Should I worry about… flying during the COVID-19 outbreak?
Arij Limam

What's the problem? 

As cases of COVID-19 coronavirus continue to spread across Europe and the world, more people are wary of traveling to different countries to avoid becoming infected.

The first attempts to contain the virus spreading from its epicenter, the Chinese city of Wuhan, were to impose travel restrictions in and out of the country, which then took effect in other countries as the virus spread.

Airports around the world have also put screening measures into effect to detect anyone who may be carrying the virus.

Aviation has been one of the hardest-hit industries by the coronavirus, with hundreds of global flights canceled and passenger numbers dropping as people avoid travel.

This drop in air passenger numbers is unsurprising; with more than four billion airline passengers every year, in-flight transmission of infectious diseases is an understandable global health concern.

However, as COVID-19 is a respiratory disease spread by droplets coming from coughing or sneezing rather than being airborne, risks of transmission in an airplane cabin are unknown.

What's the worst that could happen? 

Health experts have said that a person is most at risk of catching the virus if they come into contact - within one meter - with someone who is infected.

The World Health Organization says that on a plane, contact with an infected person is defined as being seated within two rows of them.

So what is the risk of catching a virus on an airplane?

A team of researchers carried out a study in 2018 to determine just that. Obviously this was a general look at a virus rather than the novel coronavirus, and they assumed there was one person on board with the virus: they did not go into the odds of whether or not there might be someone with the illness on the plane.

Led by health experts from the U.S.'s Emory University and the FlyHealthy Research Team, the study observed the behaviors and movements of individuals on 10 single-aisle aircraft on transcontinental U.S. flights.

Researchers looked at how people moved around the cabin, and the effect of this on how often and for how long they came into contact with others. They wanted to estimate how many close encounters might allow for transmission during transcontinental flights.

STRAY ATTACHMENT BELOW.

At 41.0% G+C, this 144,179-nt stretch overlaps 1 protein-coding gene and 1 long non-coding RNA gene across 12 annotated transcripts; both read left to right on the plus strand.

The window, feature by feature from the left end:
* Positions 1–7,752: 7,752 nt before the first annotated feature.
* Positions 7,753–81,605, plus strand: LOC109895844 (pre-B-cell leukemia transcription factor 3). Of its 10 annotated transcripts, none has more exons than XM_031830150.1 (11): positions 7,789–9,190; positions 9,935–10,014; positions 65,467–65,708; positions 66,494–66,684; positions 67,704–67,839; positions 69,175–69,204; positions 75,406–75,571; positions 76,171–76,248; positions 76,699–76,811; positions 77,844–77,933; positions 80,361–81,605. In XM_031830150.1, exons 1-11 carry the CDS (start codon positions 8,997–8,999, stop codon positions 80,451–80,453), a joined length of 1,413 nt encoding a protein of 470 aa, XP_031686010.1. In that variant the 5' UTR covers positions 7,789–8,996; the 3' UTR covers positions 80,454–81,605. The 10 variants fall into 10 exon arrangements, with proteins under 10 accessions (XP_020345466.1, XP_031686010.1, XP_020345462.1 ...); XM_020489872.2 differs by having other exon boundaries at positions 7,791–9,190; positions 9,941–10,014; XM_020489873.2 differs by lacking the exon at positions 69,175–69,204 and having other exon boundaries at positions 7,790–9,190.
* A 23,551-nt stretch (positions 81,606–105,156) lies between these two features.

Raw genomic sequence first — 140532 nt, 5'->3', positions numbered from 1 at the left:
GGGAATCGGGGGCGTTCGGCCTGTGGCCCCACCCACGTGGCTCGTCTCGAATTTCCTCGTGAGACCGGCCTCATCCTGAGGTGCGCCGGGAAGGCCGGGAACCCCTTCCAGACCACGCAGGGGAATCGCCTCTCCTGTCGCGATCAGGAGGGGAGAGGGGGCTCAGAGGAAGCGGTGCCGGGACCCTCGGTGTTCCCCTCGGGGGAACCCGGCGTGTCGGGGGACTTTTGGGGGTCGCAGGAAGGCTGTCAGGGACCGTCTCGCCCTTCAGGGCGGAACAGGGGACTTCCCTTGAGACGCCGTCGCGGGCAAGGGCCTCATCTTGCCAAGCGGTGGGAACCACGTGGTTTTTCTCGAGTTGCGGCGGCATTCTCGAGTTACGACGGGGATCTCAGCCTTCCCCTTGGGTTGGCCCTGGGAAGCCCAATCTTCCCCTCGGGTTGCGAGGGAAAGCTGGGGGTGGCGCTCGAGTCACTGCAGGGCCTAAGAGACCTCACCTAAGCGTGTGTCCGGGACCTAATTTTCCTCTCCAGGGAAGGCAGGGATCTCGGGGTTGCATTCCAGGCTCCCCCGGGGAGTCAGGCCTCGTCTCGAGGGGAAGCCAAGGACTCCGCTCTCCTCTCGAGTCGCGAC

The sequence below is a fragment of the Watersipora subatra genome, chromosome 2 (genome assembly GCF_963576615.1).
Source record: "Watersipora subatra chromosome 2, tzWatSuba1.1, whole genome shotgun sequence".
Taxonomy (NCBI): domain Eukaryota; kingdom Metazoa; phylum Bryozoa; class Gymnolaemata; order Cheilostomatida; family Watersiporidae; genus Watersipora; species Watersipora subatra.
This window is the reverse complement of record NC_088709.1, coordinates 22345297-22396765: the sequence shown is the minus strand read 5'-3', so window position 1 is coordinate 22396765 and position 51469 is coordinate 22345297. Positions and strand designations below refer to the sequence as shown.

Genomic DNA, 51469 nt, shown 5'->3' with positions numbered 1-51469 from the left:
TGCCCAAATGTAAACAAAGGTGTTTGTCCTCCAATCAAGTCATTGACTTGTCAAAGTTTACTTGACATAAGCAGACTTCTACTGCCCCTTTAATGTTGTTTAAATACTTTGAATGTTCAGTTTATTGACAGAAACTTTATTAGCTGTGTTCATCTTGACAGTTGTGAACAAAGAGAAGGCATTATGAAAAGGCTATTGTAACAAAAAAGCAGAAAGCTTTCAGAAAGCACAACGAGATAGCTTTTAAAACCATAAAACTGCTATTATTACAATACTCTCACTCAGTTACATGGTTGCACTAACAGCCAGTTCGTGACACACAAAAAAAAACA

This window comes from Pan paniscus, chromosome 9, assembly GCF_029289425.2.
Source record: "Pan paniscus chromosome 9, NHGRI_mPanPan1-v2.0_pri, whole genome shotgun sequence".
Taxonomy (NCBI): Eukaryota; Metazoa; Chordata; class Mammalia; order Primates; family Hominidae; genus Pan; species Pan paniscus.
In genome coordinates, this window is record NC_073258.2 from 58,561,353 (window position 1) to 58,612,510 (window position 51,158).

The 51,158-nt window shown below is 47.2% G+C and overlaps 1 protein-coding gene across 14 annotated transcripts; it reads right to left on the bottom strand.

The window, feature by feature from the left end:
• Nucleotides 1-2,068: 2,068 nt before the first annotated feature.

"Our results indicate there is low probability of direct transmission to passengers not seated in close proximity to an infectious passenger," the study found.

How do you protect yourself and where should you sit on the plane?

The researchers concluded that passengers in the window seats were the least likely to come into contact with the infected person.

Passengers within one row of the infected person, in this case meaning the 11 nearest neighbors, have the highest probability of becoming infected.

However, on planes people don't often stay seated for the entire duration of the flight. Passengers get up to go to the bathroom, grab something from the overhead compartments, or even just to stretch their legs.

The study found that 38 percent of passengers left their seat once and 24 percent left more than once, while another 38 percent remained seated for the duration of the flight.

Those least likely to leave their seats, and thus to have the least amount of contact with other passengers, were in the window seat. Their close encounters averaged at 12 contacts compared with 58 and 64 contacts for passengers in middle and aisle seats respectively.

So the best bet to minimize any risks of infection would be to sit in a window seat - and to avoid moving around during the flight if you can.

Health experts maintain that the best way to keep yourself and others from becoming infected is to maintain good hygiene. Sneezing or coughing into a tissue before throwing it away will keep the virus from transferring onto surfaces around you. 

Washing your hands with warm water and soap for 20 seconds will go far in eradicating the possibility of catching the virus or passing it on to others. Hand sanitizer, or antibacterial hand gel with alcohol content over 60 percent, can also help clean your hands while you're on the go.

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